Sadly it appears unlikely to happen due to things called laws which have different emissions requirements for diesel or gasoline which would make a real dual fuel beast aftermarket at best,

ah well.
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Old 05-29-2018, 12:00 AM   #17 (permalink)
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the number is 15 not 0
otherwise it would spontaneously combust
and the diesel engine is more efficient because of 0 throttling AND higher calorie fuel as well as a very long stroke and lean mix.
it all adds up

its simple really

if you want more miles per tank do it
if you want more miles per dollar don't
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Old 05-31-2018, 10:52 AM   #18 (permalink)
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I mentioned Jason Fenske's explanation in this thread: http://ecomodder.com/forum/showthrea...cci-36404.html

After googling around I found that propane (and possibly natural gas) kits for diesel engines were a real thing, mostly used for more power (and inevitable damage) but could (barely) increase efficiency. I was mainly interested in natural gas as it is relatively abundant right now in the USA.

These systems don't appear to have near the control of control over the propane inserted into the airflow and don't appear to have much more control over the existing ECU (presumably the driver adjusts the air-fuel ratio with his right foot as you start with a diesel engine).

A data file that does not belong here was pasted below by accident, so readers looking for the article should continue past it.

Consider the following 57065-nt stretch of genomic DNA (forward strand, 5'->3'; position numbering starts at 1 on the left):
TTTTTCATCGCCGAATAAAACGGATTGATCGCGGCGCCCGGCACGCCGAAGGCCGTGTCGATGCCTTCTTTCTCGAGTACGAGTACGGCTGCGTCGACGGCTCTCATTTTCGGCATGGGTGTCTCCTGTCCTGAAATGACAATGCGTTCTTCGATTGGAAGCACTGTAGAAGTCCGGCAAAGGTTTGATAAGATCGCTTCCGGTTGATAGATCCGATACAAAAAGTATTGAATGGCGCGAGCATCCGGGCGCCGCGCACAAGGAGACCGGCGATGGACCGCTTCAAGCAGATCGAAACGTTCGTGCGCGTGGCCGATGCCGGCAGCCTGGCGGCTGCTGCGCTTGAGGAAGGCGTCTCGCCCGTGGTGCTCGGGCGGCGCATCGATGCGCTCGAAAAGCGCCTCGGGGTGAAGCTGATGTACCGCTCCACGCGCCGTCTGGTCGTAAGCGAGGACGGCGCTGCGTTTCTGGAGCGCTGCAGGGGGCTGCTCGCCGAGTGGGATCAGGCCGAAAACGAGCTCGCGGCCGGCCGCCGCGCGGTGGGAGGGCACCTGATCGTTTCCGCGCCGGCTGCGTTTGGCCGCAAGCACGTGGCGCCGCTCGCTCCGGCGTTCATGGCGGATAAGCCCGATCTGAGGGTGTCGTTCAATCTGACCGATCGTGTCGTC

If you wanted to get the effects from the RCCI research, you would probably have to hack a megasquirt to handle two complete ignition systems (probably buy two and have a master/slave system where the diesel megasquirt gives the gasoline one specific fuel injection levels and otherwise ignores it).

If it works at all I'd expect to see it in commercial trucks. I'd expect them to deal with adding fuel from two pumps for a 20% increase in fuel efficiency, followed by truck stops having gas/e85 next to diesel pumps at truck stops.

My guess is that existing propane kits are unlikely to increase efficiency enough to bother without heavy megasquirt hacking. How much you are into that is up to you. One other interesting thing is that most of the research centered on a single RPM: this is close to commercial truck practice, but also of interest to solar enthusiasts who want generator backup. Presumably 1800 rpm would be ideal (you really need 3600, but you could design the generator with more poles or possibly gear it. The efficiency of 1800 should outweigh the gearing issue).
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Old 05-31-2018, 12:33 PM   #19 (permalink)
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That's because he couldn't ignite the lean gas mixture unless he squirted some diesel in. This was done on LP powered locomotive diesel engines in the 80s.

Quote:
Originally Posted by California98Civic View Post
I have not tried it.

But damage is not just possible but almost inevitable, on a time horizon too near and at a price too dear for anyone on a normal budget and in need of their car on a daily basis.

I watched the "Engineering Explained" vid you linked to as well. But I think he implicitly answers the question of whether this is a good mod for a standard road car in his explanation. The engine he describes was was specially designed with dual ports for differently timed injections of the two fuels. It also had a super high 16:1 compression ratio and outlandishly lean AFRs programmed into the ECU, such as 45:1 at times.

So, I would never try it on my car. I would not expect more than a marginal benefit in engine efficiency from just mixing diesel with gasoline in a conventional gasoline engine. I would expect engine damage, the likelihood of which would depend on how radical you are in the mixture.